Using Groebner Basis Computations to Teach Algebra

Michael Bulmer
University of Queensland
University of Queensland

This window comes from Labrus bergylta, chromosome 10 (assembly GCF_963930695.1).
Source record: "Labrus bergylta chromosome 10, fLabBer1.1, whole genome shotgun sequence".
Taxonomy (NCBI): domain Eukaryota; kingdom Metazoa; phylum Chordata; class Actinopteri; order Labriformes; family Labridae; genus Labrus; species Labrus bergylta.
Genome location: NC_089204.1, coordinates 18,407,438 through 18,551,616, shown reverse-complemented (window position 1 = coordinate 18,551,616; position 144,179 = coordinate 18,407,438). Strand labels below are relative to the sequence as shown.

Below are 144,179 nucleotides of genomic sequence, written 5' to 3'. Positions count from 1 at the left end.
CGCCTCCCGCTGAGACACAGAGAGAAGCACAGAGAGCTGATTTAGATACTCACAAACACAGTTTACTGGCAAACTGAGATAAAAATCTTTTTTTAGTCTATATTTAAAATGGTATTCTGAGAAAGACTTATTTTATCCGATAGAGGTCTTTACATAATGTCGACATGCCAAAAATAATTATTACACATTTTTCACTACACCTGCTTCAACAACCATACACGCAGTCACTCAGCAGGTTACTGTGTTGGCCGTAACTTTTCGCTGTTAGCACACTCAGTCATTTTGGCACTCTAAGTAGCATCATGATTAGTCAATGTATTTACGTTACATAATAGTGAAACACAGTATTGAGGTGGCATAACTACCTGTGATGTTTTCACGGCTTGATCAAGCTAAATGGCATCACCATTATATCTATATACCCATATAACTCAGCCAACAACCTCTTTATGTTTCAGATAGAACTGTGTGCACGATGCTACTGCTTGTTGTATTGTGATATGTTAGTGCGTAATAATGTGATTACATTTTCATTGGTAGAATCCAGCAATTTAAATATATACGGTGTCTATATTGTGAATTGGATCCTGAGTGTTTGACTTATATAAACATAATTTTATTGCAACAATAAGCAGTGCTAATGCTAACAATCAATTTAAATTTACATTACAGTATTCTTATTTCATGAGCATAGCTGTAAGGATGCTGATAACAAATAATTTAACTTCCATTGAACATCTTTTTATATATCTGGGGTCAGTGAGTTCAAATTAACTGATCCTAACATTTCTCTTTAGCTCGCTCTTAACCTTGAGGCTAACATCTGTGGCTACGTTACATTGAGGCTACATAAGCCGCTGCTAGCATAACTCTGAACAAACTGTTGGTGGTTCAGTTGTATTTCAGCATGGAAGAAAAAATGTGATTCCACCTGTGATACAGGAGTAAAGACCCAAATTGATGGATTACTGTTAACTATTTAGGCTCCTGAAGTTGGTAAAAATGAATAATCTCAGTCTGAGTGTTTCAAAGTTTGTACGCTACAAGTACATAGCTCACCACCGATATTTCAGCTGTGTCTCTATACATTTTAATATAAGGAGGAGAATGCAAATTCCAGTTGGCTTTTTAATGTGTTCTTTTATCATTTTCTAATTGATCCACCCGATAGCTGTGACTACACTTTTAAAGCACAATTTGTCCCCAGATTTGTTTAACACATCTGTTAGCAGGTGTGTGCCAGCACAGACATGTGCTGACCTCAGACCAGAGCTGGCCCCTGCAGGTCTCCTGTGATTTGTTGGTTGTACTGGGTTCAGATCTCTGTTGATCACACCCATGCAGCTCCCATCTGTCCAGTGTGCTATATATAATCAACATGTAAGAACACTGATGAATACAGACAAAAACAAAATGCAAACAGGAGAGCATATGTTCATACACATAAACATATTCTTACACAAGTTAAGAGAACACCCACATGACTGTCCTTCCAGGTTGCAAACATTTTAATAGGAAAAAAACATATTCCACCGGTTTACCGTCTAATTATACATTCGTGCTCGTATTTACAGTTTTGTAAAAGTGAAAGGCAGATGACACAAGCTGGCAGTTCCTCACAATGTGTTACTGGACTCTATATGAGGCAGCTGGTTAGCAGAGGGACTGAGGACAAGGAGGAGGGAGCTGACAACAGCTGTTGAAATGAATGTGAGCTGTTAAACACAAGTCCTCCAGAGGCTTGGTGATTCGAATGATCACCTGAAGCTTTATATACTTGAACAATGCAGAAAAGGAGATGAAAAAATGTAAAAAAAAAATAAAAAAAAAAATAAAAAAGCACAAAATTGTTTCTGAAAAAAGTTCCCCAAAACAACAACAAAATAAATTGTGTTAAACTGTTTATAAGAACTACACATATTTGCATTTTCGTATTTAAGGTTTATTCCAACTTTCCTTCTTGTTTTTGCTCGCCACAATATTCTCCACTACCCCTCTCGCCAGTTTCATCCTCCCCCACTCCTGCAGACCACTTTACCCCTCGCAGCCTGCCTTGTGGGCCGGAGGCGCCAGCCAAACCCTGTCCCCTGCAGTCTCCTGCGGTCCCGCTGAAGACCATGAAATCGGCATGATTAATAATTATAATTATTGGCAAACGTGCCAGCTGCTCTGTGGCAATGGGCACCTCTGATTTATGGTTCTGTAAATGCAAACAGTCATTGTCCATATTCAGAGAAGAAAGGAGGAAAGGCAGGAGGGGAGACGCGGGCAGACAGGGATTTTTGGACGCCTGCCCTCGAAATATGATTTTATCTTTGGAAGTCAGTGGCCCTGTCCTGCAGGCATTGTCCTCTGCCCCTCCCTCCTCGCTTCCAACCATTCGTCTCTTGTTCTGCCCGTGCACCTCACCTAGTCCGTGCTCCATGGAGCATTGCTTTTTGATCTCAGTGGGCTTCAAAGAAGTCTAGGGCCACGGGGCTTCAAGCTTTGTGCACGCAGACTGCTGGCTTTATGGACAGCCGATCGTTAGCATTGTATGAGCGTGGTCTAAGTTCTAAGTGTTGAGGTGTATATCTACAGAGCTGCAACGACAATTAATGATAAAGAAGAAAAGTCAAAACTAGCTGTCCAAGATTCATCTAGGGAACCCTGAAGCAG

Students usually leave secondary school with skills in solving simultaneous equations, even systems with polynomial equations such as is needed for finding the intersections of a line with a circle. Examples like this give an understanding that a system of equations may have no solution, or may have more than one solution. However, it is rare that students will work with polynomial systems which are underdetermined, where they can not actually “solve” the equations but must instead find some reduced form. In early tertiary life students then learn about matrix algebra and vector spaces, seeing a general approach to solving systems of linear equations, including the subspaces generated by underdetermined systems. But little is then done about systems with higher degree polynomials, except perhaps the numerical solution of specific systems. This is partly due to the fact that a new language is required, replacing vector spaces with ideals and varieties. However, there is a simple way to introduce these ideas. Computer algebra systems like Mathematica and Maple include functions for solving systems of polynomial equations. An excellent means of understanding something is to try and teach it to someone else, or something else, in the case of a computer. So how would we teach a computer to solve polynomial equations? This is an ideal reflective exercise for students to think about the algebraic skills they have come to take for granted. They quickly see that there are two steps involved: the simplification of the system and then the application of rules like the quadratic formula or numerical methods when you have the simpler form. For underdetermined systems, we can simply leave out the second step in this process and concentrate on the simplification. Again the need to teach a computer how to do this motivates a deeper understanding of the algebra involved, and leads to a description of Groebner bases and Buchberger’s algorithm. A natural application of these ideas, again drawing on a student’s background, is in the automated proof of geometry theorems. This is naturally an underdetermined setting since we want to prove general theorems. This approach has been used with tertiary students having a range of backgrounds. Experiences and student feedback will be presented.

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